Using Personal Style to win over Interviewers

Subject: Using Personal Style to win over Interviewers
From: "James Barrow" <vrfour -at- verizon -dot- net>
To: <techwr-l -at- lists -dot- techwr-l -dot- com>
Date: Tue, 06 Feb 2007 06:22:48 -0800

Psychologist Albert Mehrabian estimated that 93% of all communication is
non-verbal. So while many people worry about saying the right thing in
interviews, what wins interviewers over is more often not what someone said,
but their overall presentation. Personal style and non-verbal communication
are especially important for people who might be perceived as being at a
disadvantage in interviewing situations, such as older people who have been
in the workforce for a while. It's especially important for older job
candidates to come across as energized, bright and excited in order to
counter the misconception that only younger candidates are motivated and
eager to learn.

Examples of People with Great Personal Style

Staying with this theme of older workers, it might help to get a visual in
your mind about a particular style that you'd do well to imitate. The
following celebrities are all older Americans, but they would come across
great in interviews because of their attitudes and personal style: Donald
Sutherland; Lauren Hutton; Martin Sheen; Colin Powell and Jimmy Carter. We
sort of came up with these names from a random brainstorming session so it's
by no means a complete list. But hopefully you'll find at least one of
these examples inspiring and educational.

All these people are dapper, stylish dressers. In an interview situation,
it's important to come in looking well put-together. Dressing well
demonstrates personal discipline and attention to details. It can also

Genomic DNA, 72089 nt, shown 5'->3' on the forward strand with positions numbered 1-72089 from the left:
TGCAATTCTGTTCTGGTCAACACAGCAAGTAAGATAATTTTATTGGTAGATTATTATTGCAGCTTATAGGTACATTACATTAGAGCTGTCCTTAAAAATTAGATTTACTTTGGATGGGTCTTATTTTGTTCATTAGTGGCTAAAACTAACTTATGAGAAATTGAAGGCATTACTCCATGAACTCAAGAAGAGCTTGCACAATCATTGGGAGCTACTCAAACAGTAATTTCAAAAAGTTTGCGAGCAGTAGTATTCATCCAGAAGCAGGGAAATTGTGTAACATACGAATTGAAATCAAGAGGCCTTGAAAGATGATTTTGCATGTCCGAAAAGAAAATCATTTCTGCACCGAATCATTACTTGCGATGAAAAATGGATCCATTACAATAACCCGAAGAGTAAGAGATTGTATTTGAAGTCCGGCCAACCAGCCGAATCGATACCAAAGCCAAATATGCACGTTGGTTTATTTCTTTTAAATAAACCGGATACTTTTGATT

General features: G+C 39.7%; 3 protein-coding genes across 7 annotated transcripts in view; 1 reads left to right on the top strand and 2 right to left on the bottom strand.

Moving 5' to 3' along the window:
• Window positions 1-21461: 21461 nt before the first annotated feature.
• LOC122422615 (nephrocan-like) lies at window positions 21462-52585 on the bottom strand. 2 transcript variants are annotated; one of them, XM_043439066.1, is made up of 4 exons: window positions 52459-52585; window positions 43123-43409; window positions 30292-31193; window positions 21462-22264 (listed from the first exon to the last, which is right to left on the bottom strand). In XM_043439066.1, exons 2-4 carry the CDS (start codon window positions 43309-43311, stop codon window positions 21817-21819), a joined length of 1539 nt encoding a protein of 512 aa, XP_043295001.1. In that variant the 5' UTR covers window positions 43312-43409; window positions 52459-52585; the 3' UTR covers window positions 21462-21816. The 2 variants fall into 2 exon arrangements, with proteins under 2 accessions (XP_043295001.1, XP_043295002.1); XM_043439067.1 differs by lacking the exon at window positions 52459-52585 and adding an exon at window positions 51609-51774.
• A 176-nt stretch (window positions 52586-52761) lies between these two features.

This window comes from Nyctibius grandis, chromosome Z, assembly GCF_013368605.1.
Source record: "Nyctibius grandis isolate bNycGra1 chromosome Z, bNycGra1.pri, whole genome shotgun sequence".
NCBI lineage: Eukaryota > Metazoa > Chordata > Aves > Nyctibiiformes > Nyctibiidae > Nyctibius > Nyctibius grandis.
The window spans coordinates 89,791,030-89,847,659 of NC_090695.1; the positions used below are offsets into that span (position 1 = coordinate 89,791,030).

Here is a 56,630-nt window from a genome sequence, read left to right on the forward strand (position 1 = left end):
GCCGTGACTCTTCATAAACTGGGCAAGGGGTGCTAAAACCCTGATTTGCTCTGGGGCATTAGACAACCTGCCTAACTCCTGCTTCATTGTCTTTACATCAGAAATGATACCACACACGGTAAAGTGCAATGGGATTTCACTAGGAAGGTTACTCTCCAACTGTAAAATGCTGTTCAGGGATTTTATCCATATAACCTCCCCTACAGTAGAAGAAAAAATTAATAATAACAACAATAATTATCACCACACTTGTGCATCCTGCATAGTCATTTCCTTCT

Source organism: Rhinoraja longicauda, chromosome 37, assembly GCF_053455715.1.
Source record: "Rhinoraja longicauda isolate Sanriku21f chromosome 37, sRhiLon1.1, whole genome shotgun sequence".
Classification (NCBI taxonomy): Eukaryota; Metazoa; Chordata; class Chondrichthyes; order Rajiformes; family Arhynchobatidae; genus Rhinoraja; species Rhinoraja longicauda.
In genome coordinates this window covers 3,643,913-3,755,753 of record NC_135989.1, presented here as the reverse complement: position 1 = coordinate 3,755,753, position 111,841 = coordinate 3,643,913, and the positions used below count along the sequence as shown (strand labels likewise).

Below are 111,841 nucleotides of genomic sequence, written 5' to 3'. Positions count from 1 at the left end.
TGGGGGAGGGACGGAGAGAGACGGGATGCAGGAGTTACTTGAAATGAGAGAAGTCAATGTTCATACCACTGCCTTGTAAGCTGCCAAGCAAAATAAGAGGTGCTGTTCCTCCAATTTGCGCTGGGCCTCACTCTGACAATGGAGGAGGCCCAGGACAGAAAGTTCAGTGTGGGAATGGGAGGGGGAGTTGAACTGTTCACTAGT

demonstrate that you're knowledgeable about current fashion, aware of
tradition and social ritual, etc. How you look is the first impression you
make in an interview. These people all have deep moral convictions, keep
themselves healthy and in good shape, and have a positive outlook on life.
They are also tactful, have a good sense of humor, are very bright, and
demonstrate enthusiasm and energy but in an understated way. They are also
very smart and knowledgeable about current issues. When they talk about
something, they usually know it inside and out, and come across as very
professional and astute.

Contrast these people with some other examples: the men in the classic movie
from 1993, "Grumpy Old Men," especially the lead character Max played by
Walter Matthau. These characters came across as tired, disconnected from
the current times, and lacking style. Or even worse, Jerry Stiller's
character as George Castanza's dad on Seinfeld, who was always grumpy and
seemed worn out by life. These characters would do terribly in interviews
because they'd confirm interviewers' fears about older candidates.

Researcher Warren Lamb has studied non-verbal communication and believes
someone who tends to straighten their posture during a handshake to be a
"presenter," and someone who is good at selling themselves or the company
they represent. He also found people who tend to lean forward during an
interview to be an "operator," or someone with lots of energy who isn't
afraid to get their hands dirty. This doesn't need to be dramatic; but
leaning back in your chair during an interview could give the interviewer a
sense that you're not interested, or that you don't have a lot of energy.

So while there is research to back up that certain elements of personal
style do communicate positive messages, it seems that it's more a matter of
someone's overall philosophy that make up their style. If you're excited
about your own personal development, coming across well, being really good
at what you do, but also being humble about it, you'll make a great
impression on anyone you talk to, including interviewers.

- Jim


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